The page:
One wonders whether having a peace prize makes an assumption about redundancy and diminishment in advance. Ever year, the arguments seem to mount. This year, the choice of the European Union being the recipient of the Nobel Peace Prize struck many as daft, dangerous and redolent with black humour. In a more distinct sense, it suggested that Alfred Nobel would turn in his grave. When you start considering that the man who fronted the cash and the name for the award was a dynamite fiend and pioneer, very little will be making him stir. From the start, the prize has been something of a running joke, an award susceptible to manipulation.
What has struck some critics as peculiar is that of awarding an entity rather than an individual. Not only that, it is an entity that does work other than peace building. “The EU,” claimed a puzzled editorial of the Bangkok Post (October 14), “is involved in so many different areas not related to peace building, and frankly, some probably at odds with peace building, that trying to justify awarding it the Nobel Peace Prize becomes an argument in the abstract.” The editors feel that the worthier choice would be Malala Yousafzai, a 14-year-old Pakistani girl who was gravely wounded by the Taliban for campaigning for girls’ rights to an education.
This is a good argument, till you realize that many “peace” prize recipients have been dealing with peace in the abstract for years. Former US Secretary of State Henry Kissinger must surely rank up there as being the most conspicuous example of this, when he accepted the prize at a time, as was noted then by his sparring partner Le Duc Tho, when there was no peace to be awarded over. Vietnam was still, and would continue to be involved in conflict for a few more years. It might be argued, as in fact has been by such groups as the anti-austerity Syriza party that peace is a dream at the moment in various parts of Europe. “In many parts of Europe, but especially in Greece,” argues Syriza spokesman Panos Skourletis, “we are experiencing what really is a war situation on a daily basis albeit a war that has not been formally declared. There is nothing peaceful about it.”
The critical view is on better ground in terms of reading Nobel’s will, which does specific an award to a “person”. Again, this has been interpreted in most broad terms. The Office of the United Nations High Commissioner for Refugees (1954) and Amnesty International (1977), have received the award, amongst other specialized agencies. The irritation, at the end of the day, seems to be with the EU more than anything else.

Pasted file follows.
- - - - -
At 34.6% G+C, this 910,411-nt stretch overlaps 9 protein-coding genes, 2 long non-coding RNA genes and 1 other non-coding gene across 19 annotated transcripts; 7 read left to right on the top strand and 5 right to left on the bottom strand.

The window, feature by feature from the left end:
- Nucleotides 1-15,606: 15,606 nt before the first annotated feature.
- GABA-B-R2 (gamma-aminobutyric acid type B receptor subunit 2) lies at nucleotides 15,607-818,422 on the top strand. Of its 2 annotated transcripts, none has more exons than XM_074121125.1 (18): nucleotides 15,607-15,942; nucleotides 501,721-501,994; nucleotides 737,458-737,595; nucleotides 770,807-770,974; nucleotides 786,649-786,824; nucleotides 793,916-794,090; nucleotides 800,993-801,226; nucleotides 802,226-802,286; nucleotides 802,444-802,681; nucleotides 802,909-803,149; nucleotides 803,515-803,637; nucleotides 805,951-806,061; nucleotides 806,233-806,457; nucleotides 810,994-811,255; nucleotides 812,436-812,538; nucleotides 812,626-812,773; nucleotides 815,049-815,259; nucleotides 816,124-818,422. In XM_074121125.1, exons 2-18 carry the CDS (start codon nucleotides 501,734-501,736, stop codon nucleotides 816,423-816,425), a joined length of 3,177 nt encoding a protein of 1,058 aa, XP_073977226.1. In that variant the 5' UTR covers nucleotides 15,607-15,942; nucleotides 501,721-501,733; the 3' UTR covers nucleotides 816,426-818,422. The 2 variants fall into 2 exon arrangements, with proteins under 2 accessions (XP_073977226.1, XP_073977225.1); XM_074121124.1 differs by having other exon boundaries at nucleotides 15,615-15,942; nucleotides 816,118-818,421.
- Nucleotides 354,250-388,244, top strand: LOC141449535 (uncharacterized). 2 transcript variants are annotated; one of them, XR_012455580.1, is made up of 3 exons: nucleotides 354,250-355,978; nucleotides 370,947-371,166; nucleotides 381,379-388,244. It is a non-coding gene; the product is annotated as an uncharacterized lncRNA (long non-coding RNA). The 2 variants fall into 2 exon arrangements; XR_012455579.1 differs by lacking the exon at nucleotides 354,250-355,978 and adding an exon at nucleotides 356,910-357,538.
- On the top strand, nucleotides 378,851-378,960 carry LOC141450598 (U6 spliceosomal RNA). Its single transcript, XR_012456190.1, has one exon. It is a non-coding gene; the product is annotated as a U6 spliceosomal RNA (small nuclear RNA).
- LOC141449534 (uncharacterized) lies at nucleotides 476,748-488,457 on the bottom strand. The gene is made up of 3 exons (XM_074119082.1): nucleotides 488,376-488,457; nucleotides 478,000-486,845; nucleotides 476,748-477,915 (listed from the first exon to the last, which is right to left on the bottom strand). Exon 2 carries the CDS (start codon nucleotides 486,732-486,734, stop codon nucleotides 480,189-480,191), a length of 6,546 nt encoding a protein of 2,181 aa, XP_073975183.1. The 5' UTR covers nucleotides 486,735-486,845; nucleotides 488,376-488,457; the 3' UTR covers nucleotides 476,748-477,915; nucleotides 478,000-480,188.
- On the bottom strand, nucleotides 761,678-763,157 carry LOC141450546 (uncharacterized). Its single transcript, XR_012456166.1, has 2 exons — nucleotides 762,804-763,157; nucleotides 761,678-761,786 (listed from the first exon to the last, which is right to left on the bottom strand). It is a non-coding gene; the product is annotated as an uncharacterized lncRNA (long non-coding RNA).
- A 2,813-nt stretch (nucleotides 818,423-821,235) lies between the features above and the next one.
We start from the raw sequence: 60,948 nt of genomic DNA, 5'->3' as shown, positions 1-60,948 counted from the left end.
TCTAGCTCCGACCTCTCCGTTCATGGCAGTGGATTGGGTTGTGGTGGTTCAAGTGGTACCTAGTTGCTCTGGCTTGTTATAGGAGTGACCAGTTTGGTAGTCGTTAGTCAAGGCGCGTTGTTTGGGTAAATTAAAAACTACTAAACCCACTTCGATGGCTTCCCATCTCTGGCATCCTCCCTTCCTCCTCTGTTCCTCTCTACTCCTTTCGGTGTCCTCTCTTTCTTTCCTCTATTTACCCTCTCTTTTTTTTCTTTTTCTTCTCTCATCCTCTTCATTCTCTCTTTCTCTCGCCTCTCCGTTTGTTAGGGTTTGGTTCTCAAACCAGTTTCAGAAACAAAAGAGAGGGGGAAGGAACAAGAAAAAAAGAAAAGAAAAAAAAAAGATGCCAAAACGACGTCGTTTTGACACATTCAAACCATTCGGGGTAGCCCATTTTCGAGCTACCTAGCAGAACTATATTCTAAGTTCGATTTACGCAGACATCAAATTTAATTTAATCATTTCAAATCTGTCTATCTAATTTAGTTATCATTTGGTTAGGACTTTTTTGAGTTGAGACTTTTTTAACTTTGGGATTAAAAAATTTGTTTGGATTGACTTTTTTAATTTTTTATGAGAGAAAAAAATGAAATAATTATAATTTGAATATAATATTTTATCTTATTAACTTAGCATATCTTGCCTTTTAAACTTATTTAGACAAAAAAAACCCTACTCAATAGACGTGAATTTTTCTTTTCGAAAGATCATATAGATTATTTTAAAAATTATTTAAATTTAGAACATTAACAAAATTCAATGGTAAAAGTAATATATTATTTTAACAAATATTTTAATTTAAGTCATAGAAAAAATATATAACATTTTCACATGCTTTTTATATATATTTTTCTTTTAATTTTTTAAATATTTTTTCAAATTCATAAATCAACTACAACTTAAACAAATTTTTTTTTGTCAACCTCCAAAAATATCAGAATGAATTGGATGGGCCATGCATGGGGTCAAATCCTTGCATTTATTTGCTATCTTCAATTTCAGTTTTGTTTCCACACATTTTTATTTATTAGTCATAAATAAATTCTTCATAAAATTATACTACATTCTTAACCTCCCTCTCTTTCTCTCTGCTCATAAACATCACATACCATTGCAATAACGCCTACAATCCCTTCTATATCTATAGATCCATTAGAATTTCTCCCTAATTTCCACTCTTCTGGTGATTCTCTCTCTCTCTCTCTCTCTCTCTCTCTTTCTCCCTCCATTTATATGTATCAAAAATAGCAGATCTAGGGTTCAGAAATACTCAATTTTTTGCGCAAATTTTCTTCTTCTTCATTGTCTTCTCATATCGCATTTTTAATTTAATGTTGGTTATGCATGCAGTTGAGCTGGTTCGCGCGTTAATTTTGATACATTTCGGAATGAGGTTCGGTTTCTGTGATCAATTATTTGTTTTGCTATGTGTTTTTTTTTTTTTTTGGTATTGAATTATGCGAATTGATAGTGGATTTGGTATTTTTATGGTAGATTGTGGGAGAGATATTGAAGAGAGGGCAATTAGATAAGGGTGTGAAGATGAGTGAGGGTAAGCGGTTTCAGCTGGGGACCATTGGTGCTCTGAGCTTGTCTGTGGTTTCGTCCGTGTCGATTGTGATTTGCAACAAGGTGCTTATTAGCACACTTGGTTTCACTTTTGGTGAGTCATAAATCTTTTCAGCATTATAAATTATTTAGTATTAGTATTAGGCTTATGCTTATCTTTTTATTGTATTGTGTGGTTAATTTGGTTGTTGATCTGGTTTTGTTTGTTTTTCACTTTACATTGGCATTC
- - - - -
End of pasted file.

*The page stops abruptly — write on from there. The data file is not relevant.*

Take the ill-considered remarks of entrenched EU critics like Ukip leader Nigel Farage. “This goes to show that the Norwegians really do have a sense of humour. The EU may be getting the booby prize for peace because it hasn’t created prosperity. The EU has created poverty and unemployment for millions.” Former UK chancellor Lord Lamont, found it “ridiculous, preposterous and absurd” that the EU get the prize at a time when individuals were prancing up and down the streets of Athens “dressing up as Nazis” (Guardian, October 12). “What next?” inquired Dutch Euroskeptic Geert Wilders, “An Oscar for Van Rompuy?”
The union is certainly under threat, facing ruinous debt and a debate over austerity, and the viability of its institutional (mis)arrangements. Could the prize be seen as a fillip? “It was a cheer for an entity tackling the continent’s economic misery – particularly in debt-ridden Greece, Spain, and Portugal – as some member countries might be faced with dropping the euro, the EU currency” (CNN, October 12). Chairman of the Norwegian Nobel Committee, Thorbjørn Jagland, and committee members wanted “to remind all Europeans about what we have achieved on this continent and that we should not let it start disintegrating again and getting nationalism and extremism (to) grow on this continent, because we know what that leads to.”
The report card of the EU is more impressive than depressing. In the grim world of conflict resolution, it succeeded in bringing stability to a continent periodically ravaged by wars. In the words of the Nobel Committee, the EU “for over six decades contributed to the advancement of peace and reconciliation, democracy and human rights in Europe.” But the entity is uneven, misshaped, complex. It has reached its natural breaking point after the seeds of the project – peaceful cooperation between France and Germany – took root and flourished. To award such a prize on the hope that it provides some band-aid is wishful thinking. But to criticize it merely for being an imperfect institution is an argument that doesn’t, at the end of the day, hold much water.